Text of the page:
Two American Indians playing woodwind instruments

Learn about Indigenous history and current events

A great way to celebrate National Native American Heritage Month is to educate yourself about American Indian history and the current American Indian nations and tribes in the United States. There are plenty of museums and museum exhibits dedicated to telling American Indian history and helping people better understand Indigenous culture.

You can also read books, watch videos and movies, and listen to talks and podcasts by Indigenous experts, scholars, conservationists, linguists, chefs, and more. There is plenty of media that can help you learn about Indigenous history and current events to give you an understanding of why National Native American Heritage Month exists.

Another way to learn more about Indigenous history is to visit archaeological sites like Mesa Verde and the Ocmulgee National Monument. There are archaeological sites all over the United States, so it’s easy to look up a few locations near you and carve out the time to visit the next time you’re traveling.

It’s also important to learn about the land you’re living on and who the original stewards of the land were or are. Taking the time to acknowledge the Indigenous people that came before you is a valuable process, and it can help to reach out to local Indigenous communities to learn how you can honor the original inhabitants of your home.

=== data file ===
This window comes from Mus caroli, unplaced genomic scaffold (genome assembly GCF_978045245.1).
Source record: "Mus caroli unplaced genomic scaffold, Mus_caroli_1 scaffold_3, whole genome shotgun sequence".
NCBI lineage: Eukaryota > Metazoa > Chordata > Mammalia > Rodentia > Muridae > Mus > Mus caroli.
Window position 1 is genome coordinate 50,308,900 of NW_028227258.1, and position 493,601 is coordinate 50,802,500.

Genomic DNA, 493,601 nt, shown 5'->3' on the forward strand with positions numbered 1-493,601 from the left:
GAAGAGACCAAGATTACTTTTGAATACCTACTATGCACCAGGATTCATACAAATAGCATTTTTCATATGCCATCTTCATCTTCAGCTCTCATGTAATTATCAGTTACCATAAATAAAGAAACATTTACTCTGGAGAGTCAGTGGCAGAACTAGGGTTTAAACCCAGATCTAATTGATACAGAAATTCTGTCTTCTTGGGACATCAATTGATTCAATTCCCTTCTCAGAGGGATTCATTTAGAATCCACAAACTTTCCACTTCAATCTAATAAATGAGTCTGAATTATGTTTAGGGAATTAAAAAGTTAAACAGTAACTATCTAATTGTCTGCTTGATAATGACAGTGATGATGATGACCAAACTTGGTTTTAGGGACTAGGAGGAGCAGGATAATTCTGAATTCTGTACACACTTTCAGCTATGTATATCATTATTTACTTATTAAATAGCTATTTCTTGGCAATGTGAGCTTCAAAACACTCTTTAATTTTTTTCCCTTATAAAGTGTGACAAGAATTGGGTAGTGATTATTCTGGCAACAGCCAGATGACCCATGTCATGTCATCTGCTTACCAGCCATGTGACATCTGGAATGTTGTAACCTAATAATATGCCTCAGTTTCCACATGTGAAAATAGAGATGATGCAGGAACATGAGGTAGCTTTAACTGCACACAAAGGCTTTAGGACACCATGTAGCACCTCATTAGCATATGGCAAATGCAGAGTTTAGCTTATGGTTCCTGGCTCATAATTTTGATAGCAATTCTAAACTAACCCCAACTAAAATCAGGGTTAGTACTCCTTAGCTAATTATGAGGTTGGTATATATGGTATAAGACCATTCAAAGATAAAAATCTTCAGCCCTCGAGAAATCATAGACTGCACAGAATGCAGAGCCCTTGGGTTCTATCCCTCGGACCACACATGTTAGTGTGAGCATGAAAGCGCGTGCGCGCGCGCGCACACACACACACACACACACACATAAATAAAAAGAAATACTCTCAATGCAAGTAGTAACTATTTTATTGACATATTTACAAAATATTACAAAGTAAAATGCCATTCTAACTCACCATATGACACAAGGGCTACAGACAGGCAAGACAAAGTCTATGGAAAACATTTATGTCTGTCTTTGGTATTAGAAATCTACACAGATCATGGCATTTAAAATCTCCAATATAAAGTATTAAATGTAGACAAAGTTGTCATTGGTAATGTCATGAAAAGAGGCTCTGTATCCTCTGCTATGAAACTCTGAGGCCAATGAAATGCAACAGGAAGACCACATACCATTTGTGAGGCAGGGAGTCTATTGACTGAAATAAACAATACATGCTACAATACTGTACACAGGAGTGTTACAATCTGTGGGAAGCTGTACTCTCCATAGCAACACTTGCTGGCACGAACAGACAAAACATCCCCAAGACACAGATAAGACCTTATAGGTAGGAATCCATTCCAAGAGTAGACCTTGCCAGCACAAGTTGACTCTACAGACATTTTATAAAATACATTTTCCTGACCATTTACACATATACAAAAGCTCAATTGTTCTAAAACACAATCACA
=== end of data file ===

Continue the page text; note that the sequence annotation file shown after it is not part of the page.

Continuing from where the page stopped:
Support native-owned businesses and charities

While educating yourself and learning more about Indigenous history is extremely important work, it’s even more important to show your support to Indigenous communities in tangible ways. A great way to take action is to support Native-owned businesses and Native-serving charities. From jewelry and clothing to home goods and food, there are plenty of businesses you can purchase from to show your support. And if you’re looking for nonprofits to work with, here’s a couple to get you started.

Nonprofits to support

Group of Native American Navajo children in Monument Valley, Arizona

Pocahontas Reframed Film Festival

The Pocahontas Reframed Film Festival is an organization dedicated to empowering and bringing together Native artists, authors, actors, and cinephiles to honor the contributions of American Indians to film and increase representation of American Indians in media. The film festival is held in Virginia every year, and filmmakers can submit feature films, documentaries, and short films to be screened during the festival. Donate to support the film festival here.

Tribal Agriculture Fellowship

The Tribal Agriculture Fellowship is a nonprofit with the mission to support and uplift students who are interested in advancing their education with the purpose of “preserving and promoting the legacy of agriculture in Tribal communities.” College students who are Native American, Alaska Native, or Native Hawaiian can apply for the fellowship, which they can put towards their education. Fellows gain specialized knowledge so they can preserve and promote the legacy of agriculture in their communities. Donate to support the fellowship here.

Final thoughts

National Native American Heritage Month is an essential awareness month for understanding and honoring the Indigenous peoples that were the first stewards of the United States. Make sure to take time this November to learn more about American Indian history and why this awareness month is so important.